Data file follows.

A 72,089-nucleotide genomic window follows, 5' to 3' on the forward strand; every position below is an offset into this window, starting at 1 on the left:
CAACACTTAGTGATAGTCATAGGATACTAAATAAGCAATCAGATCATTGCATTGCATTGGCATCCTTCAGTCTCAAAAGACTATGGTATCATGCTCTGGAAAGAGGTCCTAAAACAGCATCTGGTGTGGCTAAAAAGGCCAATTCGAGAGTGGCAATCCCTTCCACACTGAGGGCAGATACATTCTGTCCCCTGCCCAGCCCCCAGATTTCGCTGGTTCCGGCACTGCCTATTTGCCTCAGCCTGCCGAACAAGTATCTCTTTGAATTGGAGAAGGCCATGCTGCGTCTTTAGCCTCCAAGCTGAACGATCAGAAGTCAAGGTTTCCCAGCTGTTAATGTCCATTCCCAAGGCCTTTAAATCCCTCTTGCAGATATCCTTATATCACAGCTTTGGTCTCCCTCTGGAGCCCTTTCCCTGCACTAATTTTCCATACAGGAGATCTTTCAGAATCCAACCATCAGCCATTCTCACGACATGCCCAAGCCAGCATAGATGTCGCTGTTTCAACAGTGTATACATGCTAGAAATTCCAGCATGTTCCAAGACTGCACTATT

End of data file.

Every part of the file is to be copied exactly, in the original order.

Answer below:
A 72,089-nucleotide genomic window follows, 5' to 3' on the forward strand; every position below is an offset into this window, starting at 1 on the left:
CAACACTTAGTGATAGTCATAGGATACTAAATAAGCAATCAGATCATTGCATTGCATTGGCATCCTTCAGTCTCAAAAGACTATGGTATCATGCTCTGGAAAGAGGTCCTAAAACAGCATCTGGTGTGGCTAAAAAGGCCAATTCGAGAGTGGCAATCCCTTCCACACTGAGGGCAGATACATTCTGTCCCCTGCCCAGCCCCCAGATTTCGCTGGTTCCGGCACTGCCTATTTGCCTCAGCCTGCCGAACAAGTATCTCTTTGAATTGGAGAAGGCCATGCTGCGTCTTTAGCCTCCAAGCTGAACGATCAGAAGTCAAGGTTTCCCAGCTGTTAATGTCCATTCCCAAGGCCTTTAAATCCCTCTTGCAGATATCCTTATATCACAGCTTTGGTCTCCCTCTGGAGCCCTTTCCCTGCACTAATTTTCCATACAGGAGATCTTTCAGAATCCAACCATCAGCCATTCTCACGACATGCCCAAGCCAGCATAGATGTCGCTGTTTCAACAGTGTATACATGCTAGAAATTCCAGCATGTTCCAAGACTGCACTATT